Attacks on the Press in 1996 - Slovakia
|Publisher||Committee to Protect Journalists|
|Publication Date||February 1997|
|Cite as||Committee to Protect Journalists, Attacks on the Press in 1996 - Slovakia, February 1997, available at: http://www.refworld.org/docid/47c56517c.html [accessed 22 September 2014]|
CPJ repeatedly engaged the Slovak government with concerns about deteriorating press freedom conditions in Slovakia, particularly involving a draft "anti-subversion" amendment to the penal code and a draft press law containing serious restrictions on journalistic freedoms. When CPJ included Prime Minister Vladimir Meciar on its "enemies of the press" list for his promotion of the ominous new laws, the Slovak government reacted with outrage. In a meeting with Ambassador to the United States Bronislav Lichardus in May 1996 in Washington, D.C., he assured CPJ that parliamentary debate on the controversial law had been suspended indefinitely, and that the government's Legislative Council was floating a more liberal draft of the press law. In follow-up letters to the government, CPJ voiced continued alarm about the proposed legislation as well as harassment of individual journalists and excessive government interference in state-owned television and radio.
Contrary to these high-level assurances of improvement in law and practice, the speaker of the Slovak parliament in October again introduced the controversial legislation for debate. He indicated that he intended to push the amendment through to protect Slovakia's "national interests" by imposing stiff penalties for the "spreading of false information abroad." The effort seemed motivated largely by fear of demands for autonomy by Slovakia's ethnic Hungarian population.
Government intrusion into the state-owned daily Slovenska Republika prompted 12 journalists to quit their positions in October. They resigned in protest over the recent appointments to top editorial posts at the newspaper of figures directly linked to the ruling party. Tatiana Repkova, editor in chief of the privately-owned Narodna Obroda, was fired by directors and shareholders close to the Prime Minister after erroneous statements about Meciar's health were printed. Repkova had refused to run an apology.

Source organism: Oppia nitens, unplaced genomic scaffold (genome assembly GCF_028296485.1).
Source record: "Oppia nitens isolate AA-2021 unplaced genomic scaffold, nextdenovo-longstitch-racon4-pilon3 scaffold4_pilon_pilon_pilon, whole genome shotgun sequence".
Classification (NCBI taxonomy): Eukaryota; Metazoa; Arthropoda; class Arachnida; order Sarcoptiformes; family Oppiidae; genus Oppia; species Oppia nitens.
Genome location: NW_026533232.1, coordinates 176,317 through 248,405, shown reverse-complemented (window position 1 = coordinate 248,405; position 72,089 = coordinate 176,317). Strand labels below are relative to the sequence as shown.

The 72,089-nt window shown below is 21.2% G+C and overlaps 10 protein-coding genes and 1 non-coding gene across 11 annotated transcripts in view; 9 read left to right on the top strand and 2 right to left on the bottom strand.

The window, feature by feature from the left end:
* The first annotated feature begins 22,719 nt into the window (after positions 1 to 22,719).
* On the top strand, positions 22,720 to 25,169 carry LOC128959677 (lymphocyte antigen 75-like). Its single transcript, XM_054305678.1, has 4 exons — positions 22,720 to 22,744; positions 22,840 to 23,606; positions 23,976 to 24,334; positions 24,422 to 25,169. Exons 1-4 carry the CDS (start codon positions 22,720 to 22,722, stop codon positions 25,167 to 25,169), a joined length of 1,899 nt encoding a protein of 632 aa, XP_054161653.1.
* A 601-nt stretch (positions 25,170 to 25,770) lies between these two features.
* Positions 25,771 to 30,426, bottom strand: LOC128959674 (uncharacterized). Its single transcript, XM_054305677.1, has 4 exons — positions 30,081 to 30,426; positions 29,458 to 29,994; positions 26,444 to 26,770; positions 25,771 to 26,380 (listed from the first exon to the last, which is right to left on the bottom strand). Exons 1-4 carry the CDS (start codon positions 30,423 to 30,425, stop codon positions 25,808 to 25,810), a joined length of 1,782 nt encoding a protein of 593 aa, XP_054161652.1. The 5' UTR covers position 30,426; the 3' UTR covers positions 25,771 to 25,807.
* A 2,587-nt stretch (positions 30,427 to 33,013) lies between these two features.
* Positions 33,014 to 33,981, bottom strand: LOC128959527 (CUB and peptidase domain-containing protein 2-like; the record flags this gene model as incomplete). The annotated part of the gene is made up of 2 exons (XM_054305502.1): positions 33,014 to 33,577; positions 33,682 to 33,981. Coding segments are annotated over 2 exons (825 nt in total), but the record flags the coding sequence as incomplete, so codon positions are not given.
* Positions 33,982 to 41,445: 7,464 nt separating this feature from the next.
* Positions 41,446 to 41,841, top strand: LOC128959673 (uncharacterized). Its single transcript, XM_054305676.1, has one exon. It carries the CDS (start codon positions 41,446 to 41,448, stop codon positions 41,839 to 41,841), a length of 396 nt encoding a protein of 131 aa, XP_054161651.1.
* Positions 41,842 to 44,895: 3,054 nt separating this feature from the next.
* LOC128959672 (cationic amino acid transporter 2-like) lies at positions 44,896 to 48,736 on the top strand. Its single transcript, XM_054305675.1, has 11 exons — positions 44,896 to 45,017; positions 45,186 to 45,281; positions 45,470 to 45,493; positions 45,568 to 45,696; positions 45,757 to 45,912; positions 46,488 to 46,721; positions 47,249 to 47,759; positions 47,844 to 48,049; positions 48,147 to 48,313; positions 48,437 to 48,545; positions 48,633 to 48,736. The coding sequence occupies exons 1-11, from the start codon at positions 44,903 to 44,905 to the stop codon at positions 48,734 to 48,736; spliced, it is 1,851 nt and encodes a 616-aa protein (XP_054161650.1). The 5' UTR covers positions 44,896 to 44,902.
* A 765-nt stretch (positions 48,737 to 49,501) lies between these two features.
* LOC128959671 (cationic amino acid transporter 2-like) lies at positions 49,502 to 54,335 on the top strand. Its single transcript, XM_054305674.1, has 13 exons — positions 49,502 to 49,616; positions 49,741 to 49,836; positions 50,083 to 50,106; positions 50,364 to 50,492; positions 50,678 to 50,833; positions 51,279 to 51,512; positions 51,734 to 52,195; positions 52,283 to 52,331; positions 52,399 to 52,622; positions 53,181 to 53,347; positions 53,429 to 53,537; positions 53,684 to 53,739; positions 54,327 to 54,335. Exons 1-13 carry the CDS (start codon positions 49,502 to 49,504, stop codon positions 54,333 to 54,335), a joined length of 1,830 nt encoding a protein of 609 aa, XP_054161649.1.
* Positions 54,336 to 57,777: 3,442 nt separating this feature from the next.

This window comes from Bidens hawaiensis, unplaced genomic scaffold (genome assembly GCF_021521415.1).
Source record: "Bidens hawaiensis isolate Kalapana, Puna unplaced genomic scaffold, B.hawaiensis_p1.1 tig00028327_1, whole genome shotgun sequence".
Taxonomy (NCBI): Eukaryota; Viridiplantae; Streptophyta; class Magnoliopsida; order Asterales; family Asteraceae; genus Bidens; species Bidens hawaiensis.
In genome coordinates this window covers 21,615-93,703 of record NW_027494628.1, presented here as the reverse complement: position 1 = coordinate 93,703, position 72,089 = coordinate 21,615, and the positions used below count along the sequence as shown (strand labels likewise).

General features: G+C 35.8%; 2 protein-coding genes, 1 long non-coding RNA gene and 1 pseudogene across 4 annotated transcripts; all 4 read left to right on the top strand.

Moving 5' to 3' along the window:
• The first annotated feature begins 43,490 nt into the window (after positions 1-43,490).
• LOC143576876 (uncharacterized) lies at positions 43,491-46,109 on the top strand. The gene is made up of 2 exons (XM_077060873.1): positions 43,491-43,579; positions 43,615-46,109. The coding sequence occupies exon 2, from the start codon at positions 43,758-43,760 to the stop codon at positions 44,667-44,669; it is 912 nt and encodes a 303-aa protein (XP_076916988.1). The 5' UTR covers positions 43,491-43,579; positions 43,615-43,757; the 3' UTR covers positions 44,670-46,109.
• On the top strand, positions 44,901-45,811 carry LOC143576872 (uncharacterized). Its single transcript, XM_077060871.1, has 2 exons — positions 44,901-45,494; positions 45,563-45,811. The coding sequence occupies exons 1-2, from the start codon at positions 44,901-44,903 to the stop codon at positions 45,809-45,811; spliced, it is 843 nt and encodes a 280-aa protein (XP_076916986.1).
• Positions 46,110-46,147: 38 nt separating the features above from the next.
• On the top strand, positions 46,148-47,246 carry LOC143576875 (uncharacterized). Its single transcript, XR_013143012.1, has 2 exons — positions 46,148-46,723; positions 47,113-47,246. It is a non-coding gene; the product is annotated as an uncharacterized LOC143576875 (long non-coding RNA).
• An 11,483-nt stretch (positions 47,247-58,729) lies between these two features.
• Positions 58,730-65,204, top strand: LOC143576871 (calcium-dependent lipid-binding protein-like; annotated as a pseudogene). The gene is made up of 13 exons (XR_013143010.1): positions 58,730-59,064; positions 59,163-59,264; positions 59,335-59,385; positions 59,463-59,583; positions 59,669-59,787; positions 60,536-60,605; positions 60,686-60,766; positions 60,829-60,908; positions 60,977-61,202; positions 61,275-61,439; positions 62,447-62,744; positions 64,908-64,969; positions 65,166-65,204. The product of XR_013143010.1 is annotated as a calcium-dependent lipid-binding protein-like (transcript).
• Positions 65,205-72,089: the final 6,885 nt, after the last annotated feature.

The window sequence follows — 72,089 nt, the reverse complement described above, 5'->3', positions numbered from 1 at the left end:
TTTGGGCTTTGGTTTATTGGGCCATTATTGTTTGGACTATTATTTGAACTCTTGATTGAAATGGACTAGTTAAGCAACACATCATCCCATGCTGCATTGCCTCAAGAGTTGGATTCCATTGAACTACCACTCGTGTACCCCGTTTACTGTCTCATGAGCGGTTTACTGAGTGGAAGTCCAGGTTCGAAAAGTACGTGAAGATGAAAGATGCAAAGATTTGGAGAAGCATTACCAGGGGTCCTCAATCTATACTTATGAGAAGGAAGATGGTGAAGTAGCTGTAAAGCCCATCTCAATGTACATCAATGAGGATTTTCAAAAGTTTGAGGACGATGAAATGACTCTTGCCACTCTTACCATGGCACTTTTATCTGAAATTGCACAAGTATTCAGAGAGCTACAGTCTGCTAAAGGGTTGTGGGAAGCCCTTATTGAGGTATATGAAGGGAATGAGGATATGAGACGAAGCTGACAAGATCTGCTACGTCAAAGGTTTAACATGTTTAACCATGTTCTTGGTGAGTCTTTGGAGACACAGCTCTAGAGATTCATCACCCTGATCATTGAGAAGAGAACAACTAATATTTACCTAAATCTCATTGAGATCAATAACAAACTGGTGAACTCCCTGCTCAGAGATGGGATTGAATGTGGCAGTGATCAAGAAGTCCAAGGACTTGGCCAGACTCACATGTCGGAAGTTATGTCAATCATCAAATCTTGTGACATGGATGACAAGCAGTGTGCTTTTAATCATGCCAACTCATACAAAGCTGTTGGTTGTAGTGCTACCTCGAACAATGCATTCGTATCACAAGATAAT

Despite restrictive libel laws, Slovakia's beleaguered but hardy press corps demonstrated its great capacity for hard-hitting investigative journalism in stories exposing official malfeasance, a scandal involving the abduction of the president's son, and the unsolved murder of a police investigator. Nevertheless, some independent reporters, such as Peter Toth of the opposition daily Sme, faced accusations of "slander" against public officials. At year's end, the prosecutor was still investigating the charges in this and similar cases, which had not yet come to trial.
The Slovak government now tolerates foreign investment in the media. And several independent media ventures began operation, although at least one so-called private television channel, nationwide TV Koliba, was said to be backed by people close to the prime minister.